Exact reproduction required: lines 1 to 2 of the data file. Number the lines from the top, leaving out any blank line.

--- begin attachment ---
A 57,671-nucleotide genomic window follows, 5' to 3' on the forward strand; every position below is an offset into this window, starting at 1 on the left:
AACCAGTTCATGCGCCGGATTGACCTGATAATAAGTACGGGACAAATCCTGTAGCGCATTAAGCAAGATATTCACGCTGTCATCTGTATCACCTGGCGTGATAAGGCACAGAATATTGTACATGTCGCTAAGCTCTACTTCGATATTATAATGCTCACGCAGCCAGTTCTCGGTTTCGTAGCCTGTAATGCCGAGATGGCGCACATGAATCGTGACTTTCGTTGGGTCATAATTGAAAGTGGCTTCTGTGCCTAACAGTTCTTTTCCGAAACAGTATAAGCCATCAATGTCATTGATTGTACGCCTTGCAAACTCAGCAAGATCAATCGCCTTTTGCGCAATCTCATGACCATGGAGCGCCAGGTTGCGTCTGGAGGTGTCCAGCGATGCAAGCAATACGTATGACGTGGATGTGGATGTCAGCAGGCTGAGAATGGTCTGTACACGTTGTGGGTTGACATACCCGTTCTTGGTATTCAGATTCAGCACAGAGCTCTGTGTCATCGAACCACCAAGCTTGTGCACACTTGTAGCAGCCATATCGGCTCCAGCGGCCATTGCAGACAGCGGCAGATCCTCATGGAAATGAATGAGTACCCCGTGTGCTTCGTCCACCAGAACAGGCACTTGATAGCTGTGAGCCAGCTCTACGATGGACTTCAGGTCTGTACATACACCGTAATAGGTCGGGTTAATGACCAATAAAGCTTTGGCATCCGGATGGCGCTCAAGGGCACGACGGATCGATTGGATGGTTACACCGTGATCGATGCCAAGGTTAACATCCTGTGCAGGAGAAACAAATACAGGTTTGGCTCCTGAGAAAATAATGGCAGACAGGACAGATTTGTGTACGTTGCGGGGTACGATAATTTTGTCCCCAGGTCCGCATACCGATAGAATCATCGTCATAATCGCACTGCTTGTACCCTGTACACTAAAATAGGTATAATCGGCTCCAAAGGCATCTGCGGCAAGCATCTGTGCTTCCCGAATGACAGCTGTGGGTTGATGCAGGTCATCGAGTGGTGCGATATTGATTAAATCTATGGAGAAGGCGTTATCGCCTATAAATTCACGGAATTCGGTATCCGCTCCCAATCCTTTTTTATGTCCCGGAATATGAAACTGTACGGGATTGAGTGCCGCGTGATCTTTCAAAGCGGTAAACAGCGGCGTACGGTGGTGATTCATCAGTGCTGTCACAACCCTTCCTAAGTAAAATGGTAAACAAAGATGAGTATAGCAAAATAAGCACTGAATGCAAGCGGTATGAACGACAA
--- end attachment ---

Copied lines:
A 57,671-nucleotide genomic window follows, 5' to 3' on the forward strand; every position below is an offset into this window, starting at 1 on the left:
AACCAGTTCATGCGCCGGATTGACCTGATAATAAGTACGGGACAAATCCTGTAGCGCATTAAGCAAGATATTCACGCTGTCATCTGTATCACCTGGCGTGATAAGGCACAGAATATTGTACATGTCGCTAAGCTCTACTTCGATATTATAATGCTCACGCAGCCAGTTCTCGGTTTCGTAGCCTGTAATGCCGAGATGGCGCACATGAATCGTGACTTTCGTTGGGTCATAATTGAAAGTGGCTTCTGTGCCTAACAGTTCTTTTCCGAAACAGTATAAGCCATCAATGTCATTGATTGTACGCCTTGCAAACTCAGCAAGATCAATCGCCTTTTGCGCAATCTCATGACCATGGAGCGCCAGGTTGCGTCTGGAGGTGTCCAGCGATGCAAGCAATACGTATGACGTGGATGTGGATGTCAGCAGGCTGAGAATGGTCTGTACACGTTGTGGGTTGACATACCCGTTCTTGGTATTCAGATTCAGCACAGAGCTCTGTGTCATCGAACCACCAAGCTTGTGCACACTTGTAGCAGCCATATCGGCTCCAGCGGCCATTGCAGACAGCGGCAGATCCTCATGGAAATGAATGAGTACCCCGTGTGCTTCGTCCACCAGAACAGGCACTTGATAGCTGTGAGCCAGCTCTACGATGGACTTCAGGTCTGTACATACACCGTAATAGGTCGGGTTAATGACCAATAAAGCTTTGGCATCCGGATGGCGCTCAAGGGCACGACGGATCGATTGGATGGTTACACCGTGATCGATGCCAAGGTTAACATCCTGTGCAGGAGAAACAAATACAGGTTTGGCTCCTGAGAAAATAATGGCAGACAGGACAGATTTGTGTACGTTGCGGGGTACGATAATTTTGTCCCCAGGTCCGCATACCGATAGAATCATCGTCATAATCGCACTGCTTGTACCCTGTACACTAAAATAGGTATAATCGGCTCCAAAGGCATCTGCGGCAAGCATCTGTGCTTCCCGAATGACAGCTGTGGGTTGATGCAGGTCATCGAGTGGTGCGATATTGATTAAATCTATGGAGAAGGCGTTATCGCCTATAAATTCACGGAATTCGGTATCCGCTCCCAATCCTTTTTTATGTCCCGGAATATGAAACTGTACGGGATTGAGTGCCGCGTGATCTTTCAAAGCGGTAAACAGCGGCGTACGGTGGTGATTCATCAGTGCTGTCACAACCCTTCCTAAGTAAAATGGTAAACAAAGATGAGTATAGCAAAATAAGCACTGAATGCAAGCGGTATGAACGACAA